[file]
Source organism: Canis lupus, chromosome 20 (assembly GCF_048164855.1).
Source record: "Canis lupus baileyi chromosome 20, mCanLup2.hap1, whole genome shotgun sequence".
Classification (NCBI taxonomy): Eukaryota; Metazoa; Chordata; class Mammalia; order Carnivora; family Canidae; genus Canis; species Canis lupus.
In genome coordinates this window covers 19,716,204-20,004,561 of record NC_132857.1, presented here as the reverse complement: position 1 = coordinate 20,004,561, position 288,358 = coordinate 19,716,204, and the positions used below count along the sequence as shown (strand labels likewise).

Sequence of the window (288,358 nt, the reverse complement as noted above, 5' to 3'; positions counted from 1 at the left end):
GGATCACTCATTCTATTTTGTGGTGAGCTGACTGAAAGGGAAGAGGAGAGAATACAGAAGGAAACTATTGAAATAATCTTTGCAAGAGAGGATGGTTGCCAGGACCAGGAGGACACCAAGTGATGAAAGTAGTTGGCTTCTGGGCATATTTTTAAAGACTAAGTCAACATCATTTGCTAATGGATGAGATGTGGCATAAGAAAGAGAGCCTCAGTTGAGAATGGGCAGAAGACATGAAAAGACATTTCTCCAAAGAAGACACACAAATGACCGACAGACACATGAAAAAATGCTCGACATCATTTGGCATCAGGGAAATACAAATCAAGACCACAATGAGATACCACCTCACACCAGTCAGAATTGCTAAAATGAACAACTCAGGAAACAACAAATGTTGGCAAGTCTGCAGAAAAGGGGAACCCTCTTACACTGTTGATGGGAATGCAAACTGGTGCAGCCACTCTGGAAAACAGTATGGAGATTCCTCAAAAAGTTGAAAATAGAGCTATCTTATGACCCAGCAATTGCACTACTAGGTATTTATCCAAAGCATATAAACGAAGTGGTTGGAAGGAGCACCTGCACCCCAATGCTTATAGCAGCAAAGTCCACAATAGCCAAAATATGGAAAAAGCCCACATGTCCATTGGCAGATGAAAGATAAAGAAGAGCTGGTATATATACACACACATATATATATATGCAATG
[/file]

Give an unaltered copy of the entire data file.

Source organism: Canis lupus, chromosome 20 (assembly GCF_048164855.1).
Source record: "Canis lupus baileyi chromosome 20, mCanLup2.hap1, whole genome shotgun sequence".
Classification (NCBI taxonomy): Eukaryota; Metazoa; Chordata; class Mammalia; order Carnivora; family Canidae; genus Canis; species Canis lupus.
In genome coordinates this window covers 19,716,204-20,004,561 of record NC_132857.1, presented here as the reverse complement: position 1 = coordinate 20,004,561, position 288,358 = coordinate 19,716,204, and the positions used below count along the sequence as shown (strand labels likewise).

Sequence of the window (288,358 nt, the reverse complement as noted above, 5' to 3'; positions counted from 1 at the left end):
GGATCACTCATTCTATTTTGTGGTGAGCTGACTGAAAGGGAAGAGGAGAGAATACAGAAGGAAACTATTGAAATAATCTTTGCAAGAGAGGATGGTTGCCAGGACCAGGAGGACACCAAGTGATGAAAGTAGTTGGCTTCTGGGCATATTTTTAAAGACTAAGTCAACATCATTTGCTAATGGATGAGATGTGGCATAAGAAAGAGAGCCTCAGTTGAGAATGGGCAGAAGACATGAAAAGACATTTCTCCAAAGAAGACACACAAATGACCGACAGACACATGAAAAAATGCTCGACATCATTTGGCATCAGGGAAATACAAATCAAGACCACAATGAGATACCACCTCACACCAGTCAGAATTGCTAAAATGAACAACTCAGGAAACAACAAATGTTGGCAAGTCTGCAGAAAAGGGGAACCCTCTTACACTGTTGATGGGAATGCAAACTGGTGCAGCCACTCTGGAAAACAGTATGGAGATTCCTCAAAAAGTTGAAAATAGAGCTATCTTATGACCCAGCAATTGCACTACTAGGTATTTATCCAAAGCATATAAACGAAGTGGTTGGAAGGAGCACCTGCACCCCAATGCTTATAGCAGCAAAGTCCACAATAGCCAAAATATGGAAAAAGCCCACATGTCCATTGGCAGATGAAAGATAAAGAAGAGCTGGTATATATACACACACATATATATATATGCAATG